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Katharina Woll • Director of Everybody Wants to Be Loved

“We sometimes say that we absolutely don't want to become like our parents – but often, that’s exactly how it goes”


- In the German director’s first feature, Anne Ratte-Poll plays a psychotherapist in dire need of someone to listen to her and her needs

Katharina Woll • Director of Everybody Wants to Be Loved
(© Sebastian Urzendowsky)

This year's Filmfest München hosted a screening of the first feature by German director Katharina Woll, Everybody Wants to Be Loved [+see also:
interview: Katharina Woll
film profile
. Her intimate portrait of a middle-aged woman trying to make life easy for everyone around her while simultaneously losing herself in the process won the Award for Best Screenplay at the festival (see the news). Everybody Wants to Be Loved features a strong performance by German actress Anne Ratte-Polle in the lead role. The director told us more about the cast and the different aspects of the production process.

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Cineuropa: The cast was essential for your film. Did you think of Anne Ratte-Polle from the beginning?
Katharina Woll:
The casting process was a little more complex in the year of the coronavirus. But I’d had Anne Ratte-Polle in mind from the start, and she got on board the project half a year before we started shooting. I wanted to have Anne because of her strength. She always puts something contradictory into her roles. Here, she plays a character that is not very usual in her repertoire, as normally, she plays more self-determined people. At one point, I was wondering whether a softer and more feminine – in a classical way – actress would be more appropriate for the role, but I liked working with the contrast.

How did you develop the story?
The writing process was very lengthy. I worked with Florian Plumeyer, an author I’ve known for a long time. We thought about the story together, and he wrote. The film is a collaboration between the two of us. The main protagonist is a character that we’d had in mind for a long time; we knew that something interesting could be built around her. First, I was thinking of another story about a mother-daughter relationship, located in Greece. But it was too complex and too expensive to make it. This is why we put the initial idea into another context. Then, it was Anne who imbued the character with the last few important aspects. We realised in the editing process how much she conveys with her acting. This is why we finally also decided to take out the voice-over, with which we had planned to tell the viewer more about the thoughts of the protagonist. Everything is already told without it.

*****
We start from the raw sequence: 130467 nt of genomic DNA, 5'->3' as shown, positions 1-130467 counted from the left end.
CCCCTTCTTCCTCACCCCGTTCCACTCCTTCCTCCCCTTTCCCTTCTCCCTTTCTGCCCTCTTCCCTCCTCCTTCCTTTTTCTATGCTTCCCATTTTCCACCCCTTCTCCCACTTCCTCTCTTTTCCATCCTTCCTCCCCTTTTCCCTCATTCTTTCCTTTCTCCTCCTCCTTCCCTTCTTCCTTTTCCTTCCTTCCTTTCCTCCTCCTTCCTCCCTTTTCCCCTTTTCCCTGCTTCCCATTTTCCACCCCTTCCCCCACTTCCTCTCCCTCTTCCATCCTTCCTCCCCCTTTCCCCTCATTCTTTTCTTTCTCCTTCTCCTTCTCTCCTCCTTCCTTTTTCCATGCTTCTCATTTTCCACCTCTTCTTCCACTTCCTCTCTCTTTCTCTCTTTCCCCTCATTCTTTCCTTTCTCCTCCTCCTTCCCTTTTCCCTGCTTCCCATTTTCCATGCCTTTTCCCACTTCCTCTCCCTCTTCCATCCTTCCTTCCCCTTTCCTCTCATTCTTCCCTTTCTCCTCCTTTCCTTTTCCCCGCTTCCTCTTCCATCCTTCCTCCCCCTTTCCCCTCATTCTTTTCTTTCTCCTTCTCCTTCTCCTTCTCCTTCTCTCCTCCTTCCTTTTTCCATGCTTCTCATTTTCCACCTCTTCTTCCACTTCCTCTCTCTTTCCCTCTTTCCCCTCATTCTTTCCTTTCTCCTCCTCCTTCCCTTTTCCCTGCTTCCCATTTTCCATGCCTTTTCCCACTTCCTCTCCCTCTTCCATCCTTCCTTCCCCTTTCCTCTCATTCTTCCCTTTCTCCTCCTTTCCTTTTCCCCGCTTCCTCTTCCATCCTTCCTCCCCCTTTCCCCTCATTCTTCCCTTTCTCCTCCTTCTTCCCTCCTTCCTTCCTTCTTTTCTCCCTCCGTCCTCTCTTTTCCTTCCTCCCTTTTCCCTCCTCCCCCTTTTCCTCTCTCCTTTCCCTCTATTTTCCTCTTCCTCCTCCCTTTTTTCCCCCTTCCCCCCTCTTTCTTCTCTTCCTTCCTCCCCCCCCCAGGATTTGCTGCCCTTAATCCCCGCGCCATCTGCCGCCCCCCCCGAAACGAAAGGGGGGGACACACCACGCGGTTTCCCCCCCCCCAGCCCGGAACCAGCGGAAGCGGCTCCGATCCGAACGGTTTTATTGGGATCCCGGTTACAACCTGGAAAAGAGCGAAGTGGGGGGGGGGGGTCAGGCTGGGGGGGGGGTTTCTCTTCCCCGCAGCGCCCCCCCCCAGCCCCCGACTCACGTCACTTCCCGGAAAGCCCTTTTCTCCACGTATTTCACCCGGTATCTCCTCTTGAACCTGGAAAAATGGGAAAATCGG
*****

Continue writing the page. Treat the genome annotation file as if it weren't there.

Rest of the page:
The core of the story is this mother-daughter relationship, which spans several levels. Are there any autobiographical elements that inspired you?
Florian's mother is a sexual therapist, and my aunt is a therapist. So we have some experience in this domain, which we used for the film. We liked to be able to tell the story of three generations of women, mothers and daughters. We were inspired by people we know, which makes it autobiographical, but personally, I can identify with all three women in the film.

What was important in the development of the protagonist’s partner?
At the beginning, we thought he should be from the USA. He had to speak with an accent, but it was difficult to find the right actor for the job. Finally, he became Swiss. I am not sure if everyone will realise that he is Swiss, from Urs Jucker’s acting. But at one point in the story, he says so. We did a casting session and tried coupling him with Anne [Ratte-Polle]. He has great talent as a comic actor.

Does the red hair of the mother and daughter have any special meaning?
We sometimes say that we absolutely don't want to become like our parents – but often, that’s exactly how it goes. The red hair is a symbol of this.

Besides this red colour, the rest of the picture appears rather pale. What was your idea for the visual concept of the film?
The idea was to give the impression of a very hot and humid summer’s day. We wanted the film to have a look that didn’t scream “digital” immediately, even though we did shoot digitally, since otherwise it would have been too expensive. We wanted to have desaturated colours, recalling classical US cinema and the look of the 1960s.

This also suits the place where you shot, as pastel colours are dominant there. Was it difficult to find the shooting location?
We searched for ages. It is a virtually unknown place, and I liked the idea of using somewhere in Berlin that’s quite unusual. We then found this building, built by a Dutch architect. It’s a social housing project, and we were able to use the top flat.

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